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Three Songs at Equinox

ISSUE:  Winter 1936


I in my stillness cried aloud, keep that man blind, leave him his slavery, who from brooding on his kind memory out of mind presides a sightless effigy upon the night-dark streaming crowd;
have mercy on that mole whose darkness is his soul.


What of the active hand,
I cried, driven by dreamless will to add unconscious pride with each access of skill; that gains great learning whether by sun’s caress or remote burning under cool flesh.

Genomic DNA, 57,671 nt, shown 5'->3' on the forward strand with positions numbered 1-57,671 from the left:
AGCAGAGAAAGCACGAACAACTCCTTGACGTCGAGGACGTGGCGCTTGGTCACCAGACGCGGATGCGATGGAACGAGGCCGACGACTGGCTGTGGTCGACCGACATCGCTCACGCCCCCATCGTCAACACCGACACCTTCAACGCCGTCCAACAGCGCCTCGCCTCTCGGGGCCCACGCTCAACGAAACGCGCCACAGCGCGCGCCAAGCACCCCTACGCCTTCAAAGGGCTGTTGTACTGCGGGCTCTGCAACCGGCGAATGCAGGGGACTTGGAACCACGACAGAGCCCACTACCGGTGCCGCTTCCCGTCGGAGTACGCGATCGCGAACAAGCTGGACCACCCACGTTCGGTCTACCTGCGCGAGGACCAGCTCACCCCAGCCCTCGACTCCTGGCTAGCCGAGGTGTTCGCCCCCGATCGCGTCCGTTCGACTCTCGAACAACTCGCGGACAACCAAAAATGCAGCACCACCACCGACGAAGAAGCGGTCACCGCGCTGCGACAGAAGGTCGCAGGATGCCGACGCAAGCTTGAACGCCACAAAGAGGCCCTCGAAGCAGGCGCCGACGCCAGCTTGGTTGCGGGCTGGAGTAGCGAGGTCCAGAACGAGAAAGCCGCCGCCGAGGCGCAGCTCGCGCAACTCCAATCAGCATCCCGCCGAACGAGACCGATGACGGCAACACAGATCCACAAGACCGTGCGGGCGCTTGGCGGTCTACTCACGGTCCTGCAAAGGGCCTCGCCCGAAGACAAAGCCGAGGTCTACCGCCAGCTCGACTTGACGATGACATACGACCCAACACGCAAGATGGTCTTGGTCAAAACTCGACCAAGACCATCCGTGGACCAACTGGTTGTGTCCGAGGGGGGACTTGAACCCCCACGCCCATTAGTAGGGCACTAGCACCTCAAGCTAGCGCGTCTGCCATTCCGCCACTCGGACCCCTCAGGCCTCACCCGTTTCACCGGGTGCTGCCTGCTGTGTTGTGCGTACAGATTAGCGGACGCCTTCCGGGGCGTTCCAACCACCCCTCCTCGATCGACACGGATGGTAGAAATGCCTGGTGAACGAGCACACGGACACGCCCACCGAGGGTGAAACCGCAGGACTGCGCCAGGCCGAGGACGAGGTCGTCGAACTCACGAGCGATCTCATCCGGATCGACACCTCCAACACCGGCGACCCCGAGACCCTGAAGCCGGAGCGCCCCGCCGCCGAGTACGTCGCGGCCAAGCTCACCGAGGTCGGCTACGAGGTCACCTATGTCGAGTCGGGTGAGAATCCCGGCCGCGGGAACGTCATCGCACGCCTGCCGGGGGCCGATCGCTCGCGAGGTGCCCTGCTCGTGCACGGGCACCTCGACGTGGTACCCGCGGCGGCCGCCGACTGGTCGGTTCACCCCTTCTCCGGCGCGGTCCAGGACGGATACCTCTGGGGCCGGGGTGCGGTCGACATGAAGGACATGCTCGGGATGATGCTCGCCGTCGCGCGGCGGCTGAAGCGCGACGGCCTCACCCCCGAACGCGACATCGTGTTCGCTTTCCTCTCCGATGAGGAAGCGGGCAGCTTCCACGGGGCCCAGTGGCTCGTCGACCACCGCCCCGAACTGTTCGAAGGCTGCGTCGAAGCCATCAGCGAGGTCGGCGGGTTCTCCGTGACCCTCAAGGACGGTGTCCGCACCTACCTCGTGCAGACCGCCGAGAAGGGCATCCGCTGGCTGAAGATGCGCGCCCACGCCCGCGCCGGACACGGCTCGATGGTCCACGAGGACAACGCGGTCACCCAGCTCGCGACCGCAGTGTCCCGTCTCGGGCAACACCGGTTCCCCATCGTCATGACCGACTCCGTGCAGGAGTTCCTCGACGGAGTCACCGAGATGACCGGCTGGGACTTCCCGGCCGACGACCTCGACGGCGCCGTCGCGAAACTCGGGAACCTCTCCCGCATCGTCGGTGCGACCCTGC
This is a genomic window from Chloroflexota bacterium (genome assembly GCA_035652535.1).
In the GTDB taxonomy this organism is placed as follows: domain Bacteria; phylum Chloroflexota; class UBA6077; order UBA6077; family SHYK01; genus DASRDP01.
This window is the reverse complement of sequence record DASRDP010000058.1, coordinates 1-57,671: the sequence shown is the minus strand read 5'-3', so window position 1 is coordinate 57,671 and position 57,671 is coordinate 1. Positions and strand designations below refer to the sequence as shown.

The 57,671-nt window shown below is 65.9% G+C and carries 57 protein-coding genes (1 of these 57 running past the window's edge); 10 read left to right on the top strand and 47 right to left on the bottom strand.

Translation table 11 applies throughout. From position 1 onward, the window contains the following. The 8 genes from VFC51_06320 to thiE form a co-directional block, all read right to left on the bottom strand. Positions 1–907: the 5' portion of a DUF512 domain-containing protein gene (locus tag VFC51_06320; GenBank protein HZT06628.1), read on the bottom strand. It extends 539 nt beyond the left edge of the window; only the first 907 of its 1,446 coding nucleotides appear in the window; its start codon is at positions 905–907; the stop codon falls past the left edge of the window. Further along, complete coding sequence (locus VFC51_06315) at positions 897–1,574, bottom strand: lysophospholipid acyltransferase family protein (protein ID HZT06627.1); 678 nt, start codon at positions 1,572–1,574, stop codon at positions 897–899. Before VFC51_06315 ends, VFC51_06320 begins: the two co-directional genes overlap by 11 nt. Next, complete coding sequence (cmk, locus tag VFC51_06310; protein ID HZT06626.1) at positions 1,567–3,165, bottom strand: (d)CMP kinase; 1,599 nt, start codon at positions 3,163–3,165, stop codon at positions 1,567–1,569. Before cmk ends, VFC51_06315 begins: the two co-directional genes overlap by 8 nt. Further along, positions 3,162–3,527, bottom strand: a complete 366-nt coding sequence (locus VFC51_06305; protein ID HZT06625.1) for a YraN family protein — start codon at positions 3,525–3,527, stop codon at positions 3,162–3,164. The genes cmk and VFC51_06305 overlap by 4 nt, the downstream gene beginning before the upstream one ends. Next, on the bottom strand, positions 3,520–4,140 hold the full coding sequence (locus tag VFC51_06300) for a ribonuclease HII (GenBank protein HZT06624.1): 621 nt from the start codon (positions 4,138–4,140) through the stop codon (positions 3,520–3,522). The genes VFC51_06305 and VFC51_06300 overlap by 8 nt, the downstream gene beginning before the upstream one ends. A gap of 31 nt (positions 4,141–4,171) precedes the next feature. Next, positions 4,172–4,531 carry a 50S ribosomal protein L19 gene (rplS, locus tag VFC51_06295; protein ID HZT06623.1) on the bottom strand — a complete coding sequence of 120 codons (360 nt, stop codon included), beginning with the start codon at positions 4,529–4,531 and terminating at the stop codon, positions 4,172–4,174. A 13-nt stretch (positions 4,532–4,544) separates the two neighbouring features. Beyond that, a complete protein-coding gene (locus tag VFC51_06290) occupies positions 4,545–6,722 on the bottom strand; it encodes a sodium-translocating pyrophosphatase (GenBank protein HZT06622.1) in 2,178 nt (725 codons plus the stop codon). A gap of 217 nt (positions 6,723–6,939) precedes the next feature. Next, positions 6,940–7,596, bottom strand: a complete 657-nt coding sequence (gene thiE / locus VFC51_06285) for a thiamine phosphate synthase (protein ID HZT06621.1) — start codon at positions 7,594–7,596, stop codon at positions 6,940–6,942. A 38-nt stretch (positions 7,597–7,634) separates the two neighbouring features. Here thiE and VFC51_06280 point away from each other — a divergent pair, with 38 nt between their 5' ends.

Grant that it last not out its use
nor hang a broken tool
upon a winter nail,
but come suddenly to its end
without memory as false friend
or hope’s abuse.


He whom this stillness breeds
rejoices with a roving eye
on thistle blown to seed,
on hills against the sky,
until, in the late light and wild sea-cold,
hill and thistle grow equally old.
May those eyes, still bright,
come at the last,
day being past,
to see their own night.


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